6 Plants That Will Thrive Near A Water Feature 

A pond, waterfall, or even small stream can be a beautiful addition to any landscape, but they present special challenges when trying to coordinate plants that will grow well in or near them. As you plan your water feature area, keep in mind that you will need to use plants that thrive in moist environments. Here are a few of the best plants for growing near a water feature.

Japanese Iris

Japanese Iris

Japanese Iris

Japanese Iris love wet feet. They can grow up to three feet tall and produce a purple flower that can measure up to 12 inches. They are planted as bulbs and love heavy, acidic soil. These pretty plants will produce attractive, delicate color near a water feature.


Tropicanna canna

Colorful cannas grow quickly in humid environments.

Cannas are a large leaved plants with very showy flowers. There are numerous varieties and the leaves range in color from simple green to maroon to almost black. Some Cannas have variegation while others are solid colored. The flowers come in red, orange, cream, salmon, pink, apricot, and everything in between. These large, tropical plants love heat, sun, and moisture. Cannas will tolerate shade, but will not produce as many flowers as plants grown in full sun. They will love the humidity that a water feature provides.

Elephant Ears

Elephant ears have huge heart shaped leaves. They are known for their foliage and come in a variety of colors from dark maroon to chartreuse. They are planted as tubers and are perennial in mild climates. If you live where the ground freezes, you can dig up the tubers each year, store them somewhere cool and dark and replant them in the spring. These plants can multiply quickly, so plant them in containers if you are concerned about spreading.

Swamp Milkweed

Swamp Milkweed is a perennial that produces clusters of pink flowers in late summer. The plant likes full sun and plenty of wet soil. Milkweed also attracts monarch butterflies and is an important host plant for monarch caterpillars. Swamp milkweed is native to marshy areas and requires very little attention to thrive.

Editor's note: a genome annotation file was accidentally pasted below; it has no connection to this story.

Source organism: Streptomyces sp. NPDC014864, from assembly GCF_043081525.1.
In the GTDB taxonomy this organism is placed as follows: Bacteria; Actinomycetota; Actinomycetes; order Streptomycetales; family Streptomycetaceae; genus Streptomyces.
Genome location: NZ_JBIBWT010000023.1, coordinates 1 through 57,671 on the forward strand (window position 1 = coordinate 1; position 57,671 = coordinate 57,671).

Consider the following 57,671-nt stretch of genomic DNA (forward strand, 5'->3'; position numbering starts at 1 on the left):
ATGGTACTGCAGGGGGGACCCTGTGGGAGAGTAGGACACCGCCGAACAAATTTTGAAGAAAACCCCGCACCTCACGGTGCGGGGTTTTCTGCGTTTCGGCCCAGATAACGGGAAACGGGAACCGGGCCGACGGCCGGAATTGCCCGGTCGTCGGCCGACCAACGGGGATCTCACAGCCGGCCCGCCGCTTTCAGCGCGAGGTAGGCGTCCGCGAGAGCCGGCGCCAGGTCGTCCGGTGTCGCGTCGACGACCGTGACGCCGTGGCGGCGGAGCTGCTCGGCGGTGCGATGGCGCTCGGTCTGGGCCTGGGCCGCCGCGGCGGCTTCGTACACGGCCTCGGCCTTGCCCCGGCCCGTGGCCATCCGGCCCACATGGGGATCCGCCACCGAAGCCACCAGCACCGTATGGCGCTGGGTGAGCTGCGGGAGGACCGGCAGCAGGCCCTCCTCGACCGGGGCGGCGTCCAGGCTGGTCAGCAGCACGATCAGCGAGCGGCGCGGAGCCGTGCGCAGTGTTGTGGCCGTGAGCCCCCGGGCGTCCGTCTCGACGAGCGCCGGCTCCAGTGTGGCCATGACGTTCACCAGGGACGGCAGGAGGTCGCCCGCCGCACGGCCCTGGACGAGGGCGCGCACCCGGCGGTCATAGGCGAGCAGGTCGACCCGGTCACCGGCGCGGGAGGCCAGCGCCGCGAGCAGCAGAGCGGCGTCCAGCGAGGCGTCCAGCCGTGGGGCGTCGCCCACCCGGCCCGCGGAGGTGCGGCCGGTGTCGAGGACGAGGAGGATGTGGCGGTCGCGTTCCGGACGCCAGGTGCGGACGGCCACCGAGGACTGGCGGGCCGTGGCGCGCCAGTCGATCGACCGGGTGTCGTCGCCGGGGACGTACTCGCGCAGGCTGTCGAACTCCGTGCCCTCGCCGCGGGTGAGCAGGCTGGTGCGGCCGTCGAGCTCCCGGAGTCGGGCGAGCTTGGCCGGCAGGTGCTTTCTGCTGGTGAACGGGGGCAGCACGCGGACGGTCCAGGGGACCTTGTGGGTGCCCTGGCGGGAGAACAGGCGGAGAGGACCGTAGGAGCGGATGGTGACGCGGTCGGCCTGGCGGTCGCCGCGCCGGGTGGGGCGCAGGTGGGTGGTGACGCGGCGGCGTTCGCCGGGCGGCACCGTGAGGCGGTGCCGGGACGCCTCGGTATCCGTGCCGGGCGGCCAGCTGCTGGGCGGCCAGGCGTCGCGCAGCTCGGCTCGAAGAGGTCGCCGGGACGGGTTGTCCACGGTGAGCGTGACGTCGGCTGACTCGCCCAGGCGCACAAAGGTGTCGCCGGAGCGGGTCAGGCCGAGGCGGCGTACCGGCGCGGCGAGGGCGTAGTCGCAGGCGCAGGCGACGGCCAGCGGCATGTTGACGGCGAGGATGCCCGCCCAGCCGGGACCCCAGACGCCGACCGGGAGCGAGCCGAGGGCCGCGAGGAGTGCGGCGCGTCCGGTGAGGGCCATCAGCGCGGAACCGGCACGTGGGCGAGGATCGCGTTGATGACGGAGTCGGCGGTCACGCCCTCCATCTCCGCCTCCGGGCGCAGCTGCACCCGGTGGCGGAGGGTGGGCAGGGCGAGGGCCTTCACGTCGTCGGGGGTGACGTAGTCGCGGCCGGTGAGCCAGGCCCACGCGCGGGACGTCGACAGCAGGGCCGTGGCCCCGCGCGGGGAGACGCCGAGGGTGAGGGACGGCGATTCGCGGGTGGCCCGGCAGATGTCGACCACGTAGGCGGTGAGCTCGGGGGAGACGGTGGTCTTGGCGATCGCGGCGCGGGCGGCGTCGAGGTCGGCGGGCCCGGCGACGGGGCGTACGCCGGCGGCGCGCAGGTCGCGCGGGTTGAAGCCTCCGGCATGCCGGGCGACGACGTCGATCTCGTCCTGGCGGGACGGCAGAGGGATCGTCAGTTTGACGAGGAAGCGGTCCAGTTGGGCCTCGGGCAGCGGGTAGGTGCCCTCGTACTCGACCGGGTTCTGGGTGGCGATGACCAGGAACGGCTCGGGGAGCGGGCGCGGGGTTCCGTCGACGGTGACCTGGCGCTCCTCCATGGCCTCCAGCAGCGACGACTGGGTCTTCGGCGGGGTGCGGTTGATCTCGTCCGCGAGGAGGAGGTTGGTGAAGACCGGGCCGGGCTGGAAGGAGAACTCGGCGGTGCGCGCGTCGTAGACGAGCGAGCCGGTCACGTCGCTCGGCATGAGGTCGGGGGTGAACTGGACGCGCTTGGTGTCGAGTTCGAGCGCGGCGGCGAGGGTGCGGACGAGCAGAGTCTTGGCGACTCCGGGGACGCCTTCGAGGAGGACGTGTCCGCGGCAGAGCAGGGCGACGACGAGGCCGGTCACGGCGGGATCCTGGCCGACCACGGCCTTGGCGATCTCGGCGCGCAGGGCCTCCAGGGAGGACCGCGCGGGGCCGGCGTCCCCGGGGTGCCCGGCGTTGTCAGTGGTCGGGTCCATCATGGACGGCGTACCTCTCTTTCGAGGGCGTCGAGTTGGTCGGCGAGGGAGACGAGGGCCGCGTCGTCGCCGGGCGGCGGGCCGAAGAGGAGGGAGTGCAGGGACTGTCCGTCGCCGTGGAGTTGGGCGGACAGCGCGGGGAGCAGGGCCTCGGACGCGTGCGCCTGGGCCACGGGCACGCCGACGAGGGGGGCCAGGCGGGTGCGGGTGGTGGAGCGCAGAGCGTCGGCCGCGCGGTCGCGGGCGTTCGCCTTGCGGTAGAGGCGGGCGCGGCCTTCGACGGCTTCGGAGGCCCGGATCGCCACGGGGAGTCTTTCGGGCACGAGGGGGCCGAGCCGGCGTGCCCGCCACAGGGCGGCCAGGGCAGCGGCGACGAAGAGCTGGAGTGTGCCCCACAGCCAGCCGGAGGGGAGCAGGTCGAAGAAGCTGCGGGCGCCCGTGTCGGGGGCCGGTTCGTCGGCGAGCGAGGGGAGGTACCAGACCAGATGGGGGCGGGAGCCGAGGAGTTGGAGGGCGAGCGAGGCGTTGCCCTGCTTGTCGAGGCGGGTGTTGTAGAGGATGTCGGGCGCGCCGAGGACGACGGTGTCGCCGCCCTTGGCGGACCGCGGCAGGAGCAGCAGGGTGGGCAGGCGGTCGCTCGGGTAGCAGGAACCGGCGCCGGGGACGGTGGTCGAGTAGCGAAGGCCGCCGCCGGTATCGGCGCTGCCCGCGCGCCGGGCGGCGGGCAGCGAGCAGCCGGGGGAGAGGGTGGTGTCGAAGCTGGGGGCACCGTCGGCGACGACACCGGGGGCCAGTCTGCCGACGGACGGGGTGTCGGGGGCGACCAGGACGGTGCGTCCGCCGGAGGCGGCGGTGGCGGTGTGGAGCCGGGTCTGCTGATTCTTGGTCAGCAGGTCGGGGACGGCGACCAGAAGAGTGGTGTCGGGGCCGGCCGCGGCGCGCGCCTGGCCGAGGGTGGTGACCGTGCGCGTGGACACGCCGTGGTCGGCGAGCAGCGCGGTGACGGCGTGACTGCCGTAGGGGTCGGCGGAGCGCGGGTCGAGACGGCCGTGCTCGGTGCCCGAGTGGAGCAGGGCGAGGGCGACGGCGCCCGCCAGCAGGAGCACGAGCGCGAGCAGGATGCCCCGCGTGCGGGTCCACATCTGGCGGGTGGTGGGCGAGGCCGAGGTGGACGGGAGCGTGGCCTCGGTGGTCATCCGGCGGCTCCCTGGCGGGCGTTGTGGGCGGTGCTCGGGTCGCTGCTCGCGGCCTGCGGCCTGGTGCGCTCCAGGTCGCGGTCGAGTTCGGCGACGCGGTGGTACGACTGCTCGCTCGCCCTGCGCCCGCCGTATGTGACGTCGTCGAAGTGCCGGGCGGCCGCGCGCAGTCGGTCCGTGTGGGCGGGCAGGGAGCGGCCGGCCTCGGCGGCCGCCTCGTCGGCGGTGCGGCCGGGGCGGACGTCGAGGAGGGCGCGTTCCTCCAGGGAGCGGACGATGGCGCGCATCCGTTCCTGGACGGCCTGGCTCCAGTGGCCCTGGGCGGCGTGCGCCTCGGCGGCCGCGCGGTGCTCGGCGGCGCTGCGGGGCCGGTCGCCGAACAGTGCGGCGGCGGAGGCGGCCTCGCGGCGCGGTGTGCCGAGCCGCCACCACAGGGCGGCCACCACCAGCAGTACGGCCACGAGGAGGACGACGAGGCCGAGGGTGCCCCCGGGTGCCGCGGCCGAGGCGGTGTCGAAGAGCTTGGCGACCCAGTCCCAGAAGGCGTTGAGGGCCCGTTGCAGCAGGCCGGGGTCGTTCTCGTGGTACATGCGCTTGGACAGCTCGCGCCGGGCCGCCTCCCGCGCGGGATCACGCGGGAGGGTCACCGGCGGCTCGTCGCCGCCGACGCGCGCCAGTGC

Creeping Jenny

Creeping Jenny is a bright ground cover that loves moist soil. It will trail aggressively and can become invasive when not well attended to. Creeping Jenny prefers full sun, but will also tolerate partial shade. It is an attractive plant that can be tucked into rocks borders, stone pathways and along water feature edges.



Nasturtiums boast bright, sunny flowers.

Nasturtiums grow vigorously and produces an abundance of brightly colored red, orange, and yellow flowers. Depending on the species, Nasturtiums can grown in plump mounds or trail. These annual plants grow quickly from seed. They prefer full sun and do not require any fertilizer. In fact, too much nitrogen in the soil can inhibit flowering. Nasturtiums also do well in damp soils making them ideal for close proximity to a water feature. As a bonus, Nasturtiums are edible. Their flowers have a peppery taste and are an attractive addition to salads.

Your Suggestions

All of these plants prefer damp soils and the extra humidity that a water feature would provide. These plants can be potted directly into the soil or grown in containers placed near water features. There are many more plants that can thrive both in and out of the water.

What are your suggestions for plants that are easy to grow near water features?


“Japanese Iris” Fine Gardening. <http://www.finegardening.com/japanese-iris-iris-ensata>
“Elephant’s Ear Plant Care.” Southern Living. <http://www.southernliving.com/home-garden/gardens/elephant-ear-plant-care>
“Asclepias incarnata” Missouri Botanical Garden. <http://www.missouribotanicalgarden.org/PlantFinder/PlantFinderDetails.aspx?kempercode=g410>
“Edible of the Month: Nasturtium.” National Garden Association. <http://www.garden.org/ediblelandscaping/?page=august_edible>
“Lysimachia-Creeping Jenny” Gardeners HQ. <http://www.gardenershq.com/Lysimachia-Creeping-Jenny.php>
Image: Japanese Iris by Kate Ter Haar.
Image: Tropicann Canna by L Church.
Image: Capucines by isamiga76

Melanie is a plant enthusiast and expert contributor at Bromeliads.info and OrchidPlantCare.info. Melanie's experience in internet marketing, business management, and horticulture allows her to bring a unique perspective to the community. Melanie received a Bachelor's degree in Organizational Leadership from Purdue University and is the Marketing Director at NewPro Containers.

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